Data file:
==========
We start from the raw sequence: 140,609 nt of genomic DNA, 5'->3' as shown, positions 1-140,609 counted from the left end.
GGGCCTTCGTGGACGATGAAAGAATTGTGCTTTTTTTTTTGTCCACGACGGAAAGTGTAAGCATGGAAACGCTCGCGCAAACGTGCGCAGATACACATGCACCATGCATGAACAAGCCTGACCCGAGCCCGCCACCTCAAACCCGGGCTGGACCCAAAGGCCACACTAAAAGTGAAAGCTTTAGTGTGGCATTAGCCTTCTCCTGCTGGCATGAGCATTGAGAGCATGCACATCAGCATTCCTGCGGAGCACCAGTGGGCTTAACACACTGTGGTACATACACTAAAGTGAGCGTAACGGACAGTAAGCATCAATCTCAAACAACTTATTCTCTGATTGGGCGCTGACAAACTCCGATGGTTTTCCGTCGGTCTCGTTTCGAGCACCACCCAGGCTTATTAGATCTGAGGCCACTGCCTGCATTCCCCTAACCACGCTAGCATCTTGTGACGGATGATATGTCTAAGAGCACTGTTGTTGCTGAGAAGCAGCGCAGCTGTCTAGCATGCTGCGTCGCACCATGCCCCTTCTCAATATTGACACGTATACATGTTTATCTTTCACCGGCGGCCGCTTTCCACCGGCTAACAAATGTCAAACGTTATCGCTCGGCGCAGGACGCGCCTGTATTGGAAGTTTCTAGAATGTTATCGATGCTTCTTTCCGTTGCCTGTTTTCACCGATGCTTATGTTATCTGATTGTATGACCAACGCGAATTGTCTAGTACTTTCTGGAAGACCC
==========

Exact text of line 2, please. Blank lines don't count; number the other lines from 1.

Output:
GGGCCTTCGTGGACGATGAAAGAATTGTGCTTTTTTTTTTGTCCACGACGGAAAGTGTAAGCATGGAAACGCTCGCGCAAACGTGCGCAGATACACATGCACCATGCATGAACAAGCCTGACCCGAGCCCGCCACCTCAAACCCGGGCTGGACCCAAAGGCCACACTAAAAGTGAAAGCTTTAGTGTGGCATTAGCCTTCTCCTGCTGGCATGAGCATTGAGAGCATGCACATCAGCATTCCTGCGGAGCACCAGTGGGCTTAACACACTGTGGTACATACACTAAAGTGAGCGTAACGGACAGTAAGCATCAATCTCAAACAACTTATTCTCTGATTGGGCGCTGACAAACTCCGATGGTTTTCCGTCGGTCTCGTTTCGAGCACCACCCAGGCTTATTAGATCTGAGGCCACTGCCTGCATTCCCCTAACCACGCTAGCATCTTGTGACGGATGATATGTCTAAGAGCACTGTTGTTGCTGAGAAGCAGCGCAGCTGTCTAGCATGCTGCGTCGCACCATGCCCCTTCTCAATATTGACACGTATACATGTTTATCTTTCACCGGCGGCCGCTTTCCACCGGCTAACAAATGTCAAACGTTATCGCTCGGCGCAGGACGCGCCTGTATTGGAAGTTTCTAGAATGTTATCGATGCTTCTTTCCGTTGCCTGTTTTCACCGATGCTTATGTTATCTGATTGTATGACCAACGCGAATTGTCTAGTACTTTCTGGAAGACCC